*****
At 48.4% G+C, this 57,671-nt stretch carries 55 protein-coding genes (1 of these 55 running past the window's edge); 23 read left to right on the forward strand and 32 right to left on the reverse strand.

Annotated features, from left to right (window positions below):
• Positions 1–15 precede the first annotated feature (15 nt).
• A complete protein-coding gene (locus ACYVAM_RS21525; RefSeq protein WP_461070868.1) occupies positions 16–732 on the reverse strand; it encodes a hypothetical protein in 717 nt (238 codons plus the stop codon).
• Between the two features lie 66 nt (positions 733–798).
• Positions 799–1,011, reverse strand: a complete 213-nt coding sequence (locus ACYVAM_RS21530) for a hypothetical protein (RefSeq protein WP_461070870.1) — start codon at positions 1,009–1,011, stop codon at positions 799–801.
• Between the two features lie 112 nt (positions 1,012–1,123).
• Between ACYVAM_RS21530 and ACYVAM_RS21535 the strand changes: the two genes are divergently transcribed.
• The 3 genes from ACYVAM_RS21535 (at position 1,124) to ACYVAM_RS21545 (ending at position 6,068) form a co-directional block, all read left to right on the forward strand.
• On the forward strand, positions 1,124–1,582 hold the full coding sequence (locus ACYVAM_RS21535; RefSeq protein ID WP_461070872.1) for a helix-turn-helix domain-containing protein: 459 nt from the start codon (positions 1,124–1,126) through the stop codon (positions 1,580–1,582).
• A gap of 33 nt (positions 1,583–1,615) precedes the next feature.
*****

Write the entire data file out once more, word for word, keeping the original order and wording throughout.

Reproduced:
At 48.4% G+C, this 57,671-nt stretch carries 55 protein-coding genes (1 of these 55 running past the window's edge); 23 read left to right on the forward strand and 32 right to left on the reverse strand.

Annotated features, from left to right (window positions below):
• Positions 1–15 precede the first annotated feature (15 nt).
• A complete protein-coding gene (locus ACYVAM_RS21525; RefSeq protein WP_461070868.1) occupies positions 16–732 on the reverse strand; it encodes a hypothetical protein in 717 nt (238 codons plus the stop codon).
• Between the two features lie 66 nt (positions 733–798).
• Positions 799–1,011, reverse strand: a complete 213-nt coding sequence (locus ACYVAM_RS21530) for a hypothetical protein (RefSeq protein WP_461070870.1) — start codon at positions 1,009–1,011, stop codon at positions 799–801.
• Between the two features lie 112 nt (positions 1,012–1,123).
• Between ACYVAM_RS21530 and ACYVAM_RS21535 the strand changes: the two genes are divergently transcribed.
• The 3 genes from ACYVAM_RS21535 (at position 1,124) to ACYVAM_RS21545 (ending at position 6,068) form a co-directional block, all read left to right on the forward strand.
• On the forward strand, positions 1,124–1,582 hold the full coding sequence (locus ACYVAM_RS21535; RefSeq protein ID WP_461070872.1) for a helix-turn-helix domain-containing protein: 459 nt from the start codon (positions 1,124–1,126) through the stop codon (positions 1,580–1,582).
• A gap of 33 nt (positions 1,583–1,615) precedes the next feature.